CAIR-CAN, Canada’s leading Muslim grievance outfit and law-fare outreach group, has decided to carry the torch on behalf of hijab wearing soccer referee Sarah Benkirane.
CAIR-CAN believes that FIFA rules should have no jurisdiction on Canadian soccer fields when it comes to the choice of cultural dress (it has been well established, even by Muslim scholars, that the Hijab is not mandatory religious garb).
But what I find the most interesting in this article is the quote “Upholding this ban sends the message to young people that what matters not are your skills but whether or not you fit a predetermined ‘look’.” Very curious indeed coming from a totalitarian ideology that demands, more than any other group, just how people are required to ‘look’.
How about this instead: By challenging this rule, CAIR-CAN sends the message to young people that it is not what resides in your heart that determines your piety, but rather what resides on your head!
Tuesday, June 21, 2011 1:32 pm
– For Immediate Release –
(Ottawa, Canada – June 21, 2011) – The Canadian Council on American-Islamic Relations (CAIR-CAN), a national Muslim civil rights organization, today called the decision by the Quebec Soccer Federation (QSF) to ban a Muslim referee, Sarah Benkirane, 15, and a Sikh player, Sagerpreet Singh, from respectively refereeing and participating if they maintain their religious dress, a violation of Canada’s various human rights codes. In making this decision, the QSF cited the rules set forth by the world’s governing body FIFA, which forbids wearing anything of a religious nature on the pitch.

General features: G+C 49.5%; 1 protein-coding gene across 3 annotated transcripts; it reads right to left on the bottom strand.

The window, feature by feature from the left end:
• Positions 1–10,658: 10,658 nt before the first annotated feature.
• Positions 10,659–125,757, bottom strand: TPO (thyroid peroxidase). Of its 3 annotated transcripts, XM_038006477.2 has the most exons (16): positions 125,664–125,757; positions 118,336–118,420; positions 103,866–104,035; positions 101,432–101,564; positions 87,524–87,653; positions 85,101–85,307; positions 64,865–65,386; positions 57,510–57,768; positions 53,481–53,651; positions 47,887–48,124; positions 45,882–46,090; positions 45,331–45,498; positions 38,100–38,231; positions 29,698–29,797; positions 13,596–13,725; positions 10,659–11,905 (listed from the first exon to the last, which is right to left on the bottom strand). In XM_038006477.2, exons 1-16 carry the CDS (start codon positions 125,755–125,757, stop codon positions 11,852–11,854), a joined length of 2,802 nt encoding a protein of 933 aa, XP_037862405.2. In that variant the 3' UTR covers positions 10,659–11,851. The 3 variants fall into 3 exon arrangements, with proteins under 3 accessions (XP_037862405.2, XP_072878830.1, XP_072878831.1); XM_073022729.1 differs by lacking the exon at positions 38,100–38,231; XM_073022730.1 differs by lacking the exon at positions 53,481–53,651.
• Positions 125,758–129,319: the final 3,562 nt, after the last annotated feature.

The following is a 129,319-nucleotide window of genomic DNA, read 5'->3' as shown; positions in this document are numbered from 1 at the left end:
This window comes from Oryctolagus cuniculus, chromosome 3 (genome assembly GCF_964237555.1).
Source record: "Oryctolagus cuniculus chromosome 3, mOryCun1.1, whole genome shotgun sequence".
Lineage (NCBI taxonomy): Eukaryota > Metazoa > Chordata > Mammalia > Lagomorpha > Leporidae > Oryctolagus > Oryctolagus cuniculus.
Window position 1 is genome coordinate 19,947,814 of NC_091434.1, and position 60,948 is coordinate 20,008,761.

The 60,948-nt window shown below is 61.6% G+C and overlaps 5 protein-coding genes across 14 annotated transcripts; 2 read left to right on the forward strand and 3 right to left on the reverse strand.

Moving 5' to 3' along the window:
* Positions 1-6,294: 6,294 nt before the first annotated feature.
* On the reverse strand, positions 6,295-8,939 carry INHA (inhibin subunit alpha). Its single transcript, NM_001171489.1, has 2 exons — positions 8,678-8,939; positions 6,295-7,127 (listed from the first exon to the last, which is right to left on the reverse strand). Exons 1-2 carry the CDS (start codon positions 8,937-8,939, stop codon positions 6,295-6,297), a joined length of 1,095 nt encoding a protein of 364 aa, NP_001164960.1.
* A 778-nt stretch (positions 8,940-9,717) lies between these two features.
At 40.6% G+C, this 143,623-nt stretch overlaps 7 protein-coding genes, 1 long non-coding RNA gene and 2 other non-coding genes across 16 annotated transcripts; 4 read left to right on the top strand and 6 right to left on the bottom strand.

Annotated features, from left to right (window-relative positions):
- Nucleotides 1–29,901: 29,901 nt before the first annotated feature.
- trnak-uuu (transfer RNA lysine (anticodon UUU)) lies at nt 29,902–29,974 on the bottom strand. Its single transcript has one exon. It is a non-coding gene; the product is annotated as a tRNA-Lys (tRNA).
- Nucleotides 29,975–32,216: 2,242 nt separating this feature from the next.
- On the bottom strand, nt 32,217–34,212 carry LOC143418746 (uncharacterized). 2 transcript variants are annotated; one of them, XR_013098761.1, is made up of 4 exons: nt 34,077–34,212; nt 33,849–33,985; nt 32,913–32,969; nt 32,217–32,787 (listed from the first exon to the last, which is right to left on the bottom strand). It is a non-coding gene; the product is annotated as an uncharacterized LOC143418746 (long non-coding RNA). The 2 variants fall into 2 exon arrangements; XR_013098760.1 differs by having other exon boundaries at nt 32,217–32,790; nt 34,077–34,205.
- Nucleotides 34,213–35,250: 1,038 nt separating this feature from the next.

“Despite FIFA’s position as the international governing body on the sport, their mandate does not supersede the rights of Canadians to be free from religious discrimination in Canada. With the abundant availability of new religious headgear which can satisfy both religious and safety requirements it is clearly discriminatory to suggest that players ‘check their religion at the door’ when there is no practical reason for such a ruling,” said CAIR-CAN Human Rights & Civil Liberties Officer Julia Williams.
“While FIFA may argue that its ruling creates a ‘level playing field’ for all participants, its very nature is exclusionary. Upholding this ban sends the message to young people that what matters not are your skills but whether or not you fit a predetermined ‘look’.
“We call on the QSF to ignore FIFA’s ruling on the wearing of religious dress that does not present a health and safety hazard and to send a clear and unequivocal message to FIFA that their rulings cannot supersede Canadian human rights laws. Everyone young person in Canada should have the right to play.”
CAIR-CAN extends its offer to help resolve any perceived safety issues related to hijab through creative solutions such as Velcro fasteners on the player’s scarf.
CAIR-CAN is a national, non-profit, grassroots organization striving to be a leading voice that enriches Canadian society through Muslim civic engagement and the promotion of human rights.